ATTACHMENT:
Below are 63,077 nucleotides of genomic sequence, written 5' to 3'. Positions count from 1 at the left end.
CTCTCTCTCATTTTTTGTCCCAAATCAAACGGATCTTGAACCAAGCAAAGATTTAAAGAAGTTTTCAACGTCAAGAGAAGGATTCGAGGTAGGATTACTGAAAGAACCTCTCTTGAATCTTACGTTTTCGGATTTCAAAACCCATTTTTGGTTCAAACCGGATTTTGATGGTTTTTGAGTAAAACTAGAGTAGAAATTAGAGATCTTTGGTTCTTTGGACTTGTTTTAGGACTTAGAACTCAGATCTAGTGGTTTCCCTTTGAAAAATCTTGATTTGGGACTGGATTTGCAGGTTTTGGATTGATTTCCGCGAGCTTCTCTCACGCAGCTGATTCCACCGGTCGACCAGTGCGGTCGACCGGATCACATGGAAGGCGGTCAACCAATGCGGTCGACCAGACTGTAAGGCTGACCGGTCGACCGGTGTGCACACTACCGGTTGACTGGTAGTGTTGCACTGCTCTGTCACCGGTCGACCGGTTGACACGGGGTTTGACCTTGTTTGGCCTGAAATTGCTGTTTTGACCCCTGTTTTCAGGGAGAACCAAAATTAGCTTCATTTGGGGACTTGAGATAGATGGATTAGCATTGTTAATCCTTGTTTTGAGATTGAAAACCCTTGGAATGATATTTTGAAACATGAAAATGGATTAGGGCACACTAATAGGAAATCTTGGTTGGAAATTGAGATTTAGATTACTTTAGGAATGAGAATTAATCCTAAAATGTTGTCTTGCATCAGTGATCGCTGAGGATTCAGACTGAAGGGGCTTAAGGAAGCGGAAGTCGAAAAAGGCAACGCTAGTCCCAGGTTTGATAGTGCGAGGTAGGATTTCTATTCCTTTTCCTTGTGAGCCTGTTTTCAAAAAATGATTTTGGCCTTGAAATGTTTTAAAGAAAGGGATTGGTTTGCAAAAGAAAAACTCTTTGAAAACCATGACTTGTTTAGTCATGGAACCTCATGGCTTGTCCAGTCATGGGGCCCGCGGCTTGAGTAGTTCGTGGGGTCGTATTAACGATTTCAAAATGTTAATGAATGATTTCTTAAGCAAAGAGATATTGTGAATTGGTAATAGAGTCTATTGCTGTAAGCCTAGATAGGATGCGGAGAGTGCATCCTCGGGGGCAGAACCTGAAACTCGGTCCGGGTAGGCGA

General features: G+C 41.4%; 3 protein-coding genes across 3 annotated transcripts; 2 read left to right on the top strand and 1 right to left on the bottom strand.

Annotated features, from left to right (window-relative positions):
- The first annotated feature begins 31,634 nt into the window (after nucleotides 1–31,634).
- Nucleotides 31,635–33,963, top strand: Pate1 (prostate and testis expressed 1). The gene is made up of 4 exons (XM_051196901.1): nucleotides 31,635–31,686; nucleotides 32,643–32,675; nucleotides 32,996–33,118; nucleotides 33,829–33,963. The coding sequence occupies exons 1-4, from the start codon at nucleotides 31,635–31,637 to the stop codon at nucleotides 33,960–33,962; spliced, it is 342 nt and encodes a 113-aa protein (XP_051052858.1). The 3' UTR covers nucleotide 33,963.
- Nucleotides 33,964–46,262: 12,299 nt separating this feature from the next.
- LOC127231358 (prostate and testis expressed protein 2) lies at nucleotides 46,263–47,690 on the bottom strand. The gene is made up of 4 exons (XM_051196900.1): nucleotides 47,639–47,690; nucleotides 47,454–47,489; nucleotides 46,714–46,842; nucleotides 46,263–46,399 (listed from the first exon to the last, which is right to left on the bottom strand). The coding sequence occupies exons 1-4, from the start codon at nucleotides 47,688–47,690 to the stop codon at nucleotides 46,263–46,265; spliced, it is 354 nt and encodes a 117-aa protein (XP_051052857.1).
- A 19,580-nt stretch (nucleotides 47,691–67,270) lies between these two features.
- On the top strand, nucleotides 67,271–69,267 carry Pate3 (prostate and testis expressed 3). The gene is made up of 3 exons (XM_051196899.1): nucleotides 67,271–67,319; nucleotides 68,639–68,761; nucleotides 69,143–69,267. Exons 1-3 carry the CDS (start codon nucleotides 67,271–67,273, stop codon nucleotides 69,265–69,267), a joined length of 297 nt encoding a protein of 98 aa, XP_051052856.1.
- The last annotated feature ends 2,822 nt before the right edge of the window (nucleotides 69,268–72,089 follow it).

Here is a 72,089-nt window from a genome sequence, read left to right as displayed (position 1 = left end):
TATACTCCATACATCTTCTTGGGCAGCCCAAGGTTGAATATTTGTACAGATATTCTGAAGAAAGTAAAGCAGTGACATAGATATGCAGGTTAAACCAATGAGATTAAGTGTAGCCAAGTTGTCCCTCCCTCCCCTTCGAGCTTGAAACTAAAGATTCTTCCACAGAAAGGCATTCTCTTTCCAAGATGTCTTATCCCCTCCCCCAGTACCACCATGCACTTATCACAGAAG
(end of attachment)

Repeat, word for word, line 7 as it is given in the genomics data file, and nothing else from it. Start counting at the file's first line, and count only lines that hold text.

- Nucleotides 33,964–46,262: 12,299 nt separating this feature from the next.